Delegates ask governor to keep hospital open under COVID-19 threat

Marion County Rescue Squad employees transport a patient from Fairmont Regional Medical Center Wednesday in preparation of the facility closing March 19.

FAIRMONT — Marion County Delegates sent a letter to Gov. Jim Justice Thursday, urging him to use his power to keep Fairmont Regional Medical Center open for just a little longer.

Although officials of Alecto Healthcare Services, the owner of Fairmont Regional, said Feb. 18 that the hospital would close in 60 days, Michael Sarrao, executive vice president of Alecto, wrote in a letter Tuesday that it would close at 5 p.m. Thursday, which it did.

Now that West Virginia has confirmed two cases of COVID-19, Delegates Mike Caputo, Linda Longstreth and Michael Angelucci, believe Fairmont Regional will be necessary to handle an influx of sick patients who may need its services.

“We’re all very concerned about the coronavirus pandemic,” the letter says. “We are asking you, through your executive powers, to keep FRMC open during these difficult times.”

Angelucci received Sarrao’s letter Tuesday, and said the communication between Alecto and Marion County officials and residents has been bad for months. The hospital has been closing up its services since the announcement of its closure, but Angelucci said that closing any time before the end of March is too soon.

“They issued a 60-day WARN notice to employees, and we’re nowhere near 60 days,” Angelucci said. “It’s very frustrating that they give us a timeline and then they abruptly pull the rug out from under us and tell us ‘It’s not going to be 60 days, it’s going to be Thursday at 5 p.m.’”

Caputo said the coronavirus pandemic calls for emergency action, which Fairmont Regional could potentially aid in if it were to keep some services and facilities open.

“We are going to need every health care facility in the area to be ready to take care of patients,” Caputo said. “I just think that Fairmont Regional right now is up and running, and I would hope that the governor could utilize his executive powers and find a way, due to this crisis that is looming, to keep that hospital staffed, and at least an emergency room open.”

WVU Medicine announced March 13 its staff will take over Fairmont Regional following its closure, to operate on a local basis until its new hospital facility could be completed in 18-24 months. However, officials said there would be an approximately 30-day period where the hospital would not be operational, a window of time needed so staff could move equipment in to Fairmont Regional.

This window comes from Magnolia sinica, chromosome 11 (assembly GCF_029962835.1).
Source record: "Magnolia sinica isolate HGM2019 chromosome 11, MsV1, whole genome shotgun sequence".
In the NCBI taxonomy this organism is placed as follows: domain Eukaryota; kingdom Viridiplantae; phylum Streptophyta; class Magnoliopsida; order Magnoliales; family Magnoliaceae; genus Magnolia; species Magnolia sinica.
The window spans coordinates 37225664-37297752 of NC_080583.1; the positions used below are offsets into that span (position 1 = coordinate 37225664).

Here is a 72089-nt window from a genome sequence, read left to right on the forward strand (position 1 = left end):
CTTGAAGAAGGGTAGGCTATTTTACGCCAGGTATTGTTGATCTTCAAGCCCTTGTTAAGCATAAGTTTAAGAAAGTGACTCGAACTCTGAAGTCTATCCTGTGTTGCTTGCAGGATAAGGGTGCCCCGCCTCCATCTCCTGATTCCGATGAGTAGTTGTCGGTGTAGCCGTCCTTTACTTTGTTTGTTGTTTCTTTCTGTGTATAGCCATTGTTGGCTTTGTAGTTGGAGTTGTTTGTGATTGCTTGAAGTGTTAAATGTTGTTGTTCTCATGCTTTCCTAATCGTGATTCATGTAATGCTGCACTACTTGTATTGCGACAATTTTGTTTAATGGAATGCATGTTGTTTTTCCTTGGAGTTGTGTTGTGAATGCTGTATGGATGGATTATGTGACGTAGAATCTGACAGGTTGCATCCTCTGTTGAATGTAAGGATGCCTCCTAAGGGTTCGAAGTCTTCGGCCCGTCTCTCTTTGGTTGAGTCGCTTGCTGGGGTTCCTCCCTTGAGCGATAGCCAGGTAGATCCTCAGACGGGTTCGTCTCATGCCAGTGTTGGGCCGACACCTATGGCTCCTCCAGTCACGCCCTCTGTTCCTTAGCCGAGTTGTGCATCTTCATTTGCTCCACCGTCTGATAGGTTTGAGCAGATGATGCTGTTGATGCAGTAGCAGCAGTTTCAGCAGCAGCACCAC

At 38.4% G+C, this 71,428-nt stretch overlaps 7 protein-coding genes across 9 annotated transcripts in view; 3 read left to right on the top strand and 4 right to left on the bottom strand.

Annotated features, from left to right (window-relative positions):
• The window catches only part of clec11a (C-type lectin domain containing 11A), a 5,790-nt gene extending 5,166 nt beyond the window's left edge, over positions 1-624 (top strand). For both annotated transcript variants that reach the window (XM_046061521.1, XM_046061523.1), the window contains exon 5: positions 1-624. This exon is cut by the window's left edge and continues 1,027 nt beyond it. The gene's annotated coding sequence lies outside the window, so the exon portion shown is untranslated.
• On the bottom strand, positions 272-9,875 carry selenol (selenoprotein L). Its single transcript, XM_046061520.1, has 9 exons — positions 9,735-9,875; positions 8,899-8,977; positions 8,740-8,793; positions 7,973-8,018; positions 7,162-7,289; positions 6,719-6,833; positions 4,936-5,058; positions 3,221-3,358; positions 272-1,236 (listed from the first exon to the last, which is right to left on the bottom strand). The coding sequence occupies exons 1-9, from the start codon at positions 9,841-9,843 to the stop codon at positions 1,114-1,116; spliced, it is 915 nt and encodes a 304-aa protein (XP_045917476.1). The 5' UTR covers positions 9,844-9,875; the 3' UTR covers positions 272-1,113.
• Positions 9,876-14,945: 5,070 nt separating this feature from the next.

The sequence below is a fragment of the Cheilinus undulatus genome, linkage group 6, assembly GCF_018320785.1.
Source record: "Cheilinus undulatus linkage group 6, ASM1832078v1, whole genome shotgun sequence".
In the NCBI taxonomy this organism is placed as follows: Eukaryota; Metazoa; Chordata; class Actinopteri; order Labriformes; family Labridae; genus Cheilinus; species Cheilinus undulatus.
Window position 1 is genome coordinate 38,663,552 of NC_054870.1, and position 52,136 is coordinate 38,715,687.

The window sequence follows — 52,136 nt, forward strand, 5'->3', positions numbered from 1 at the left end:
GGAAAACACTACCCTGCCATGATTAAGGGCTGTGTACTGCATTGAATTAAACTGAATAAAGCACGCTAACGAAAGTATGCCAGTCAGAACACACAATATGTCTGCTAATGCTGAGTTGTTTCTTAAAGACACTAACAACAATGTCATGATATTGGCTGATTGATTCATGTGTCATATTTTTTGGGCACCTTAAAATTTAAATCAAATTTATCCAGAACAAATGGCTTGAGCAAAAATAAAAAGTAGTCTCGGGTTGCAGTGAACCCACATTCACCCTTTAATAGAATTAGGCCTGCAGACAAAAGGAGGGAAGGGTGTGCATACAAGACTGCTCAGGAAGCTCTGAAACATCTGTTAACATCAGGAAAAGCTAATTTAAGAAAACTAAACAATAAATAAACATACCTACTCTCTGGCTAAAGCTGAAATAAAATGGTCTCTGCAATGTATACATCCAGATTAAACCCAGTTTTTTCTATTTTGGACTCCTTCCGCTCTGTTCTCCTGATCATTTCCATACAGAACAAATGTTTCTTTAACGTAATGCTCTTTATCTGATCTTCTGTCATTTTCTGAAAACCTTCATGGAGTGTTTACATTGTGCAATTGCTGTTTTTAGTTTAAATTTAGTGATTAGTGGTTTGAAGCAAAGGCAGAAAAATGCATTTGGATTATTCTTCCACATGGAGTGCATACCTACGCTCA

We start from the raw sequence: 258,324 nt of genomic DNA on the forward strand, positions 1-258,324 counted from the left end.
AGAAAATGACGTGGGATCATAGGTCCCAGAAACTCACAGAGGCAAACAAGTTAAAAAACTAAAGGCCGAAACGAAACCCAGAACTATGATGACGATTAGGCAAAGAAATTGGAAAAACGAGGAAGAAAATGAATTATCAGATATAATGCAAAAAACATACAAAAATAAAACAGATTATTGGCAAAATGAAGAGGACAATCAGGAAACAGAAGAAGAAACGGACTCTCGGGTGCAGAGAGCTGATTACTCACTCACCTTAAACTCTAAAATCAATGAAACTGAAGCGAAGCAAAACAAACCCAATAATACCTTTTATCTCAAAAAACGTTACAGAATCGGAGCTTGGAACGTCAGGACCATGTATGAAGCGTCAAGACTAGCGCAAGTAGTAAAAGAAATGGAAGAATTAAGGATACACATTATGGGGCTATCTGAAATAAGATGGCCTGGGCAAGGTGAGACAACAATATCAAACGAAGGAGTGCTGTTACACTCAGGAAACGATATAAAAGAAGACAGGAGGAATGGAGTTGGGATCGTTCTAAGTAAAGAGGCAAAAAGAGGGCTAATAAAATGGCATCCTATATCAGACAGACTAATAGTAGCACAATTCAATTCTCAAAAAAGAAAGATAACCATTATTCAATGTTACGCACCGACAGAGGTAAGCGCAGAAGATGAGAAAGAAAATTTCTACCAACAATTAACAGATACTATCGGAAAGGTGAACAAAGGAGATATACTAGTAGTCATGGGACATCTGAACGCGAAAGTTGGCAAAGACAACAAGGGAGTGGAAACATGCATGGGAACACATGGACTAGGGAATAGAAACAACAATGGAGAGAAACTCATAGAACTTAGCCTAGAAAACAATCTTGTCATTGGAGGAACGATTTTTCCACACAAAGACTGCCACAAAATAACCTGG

Caputo said he was unsure of how Fairmont Regional’s early closing would affect this move, but said that the staff still working at Fairmont Regional may be able to continue working under some sort of executive power from the governor.

“We still have wonderful staff at Fairmont Regional (Thursday), if we could find a way just to fund that and keep going,” Caputo said. “It’s all about the health and well-being of our citizenry, and we’re utilizing our tax dollars to do everything we can to provide a safe environment for everyone as far as even shutting down businesses and practicing social distancing.

“I would think included in that would be ‘Let’s keep this hospital open to provide care.’”

Tina Shaw, president of the Marion County Chamber of Commerce, also said the simultaneous closing of Fairmont Regional and rise of coronavirus in the state has her worried.

“The closing of this hospital is going to hit at a very bad time with this virus spreading across the nation,” Shaw said. “We don’t know how bad it is right now. Are there even enough workers to handle it? I am very worried.”

Shaw was also present at the March 13 press conference where WVU Medicine officials announced plans to take over Fairmont Regional after a 30-day transition period. She said with the early closing of Fairmont Regional, she hopes WVU might be able to move its supplies in early, to be able to better deal with illness and the possible spread of coronavirus.

“This was before any confirmed cases in the state,” Shaw said. “It’s unfortunate, but because everything is going to be transferred over, it has to close.”

Email Eddie Trizzino at and follow him on Twitter at @eddietimeswv.

News Reporter

Eddie Trizzino has been a reporter with the Times West Virginian since August of 2017, covering the entertainment, business and health beats. He spends most of his time listening to records, going to the movies and strolling through the town.

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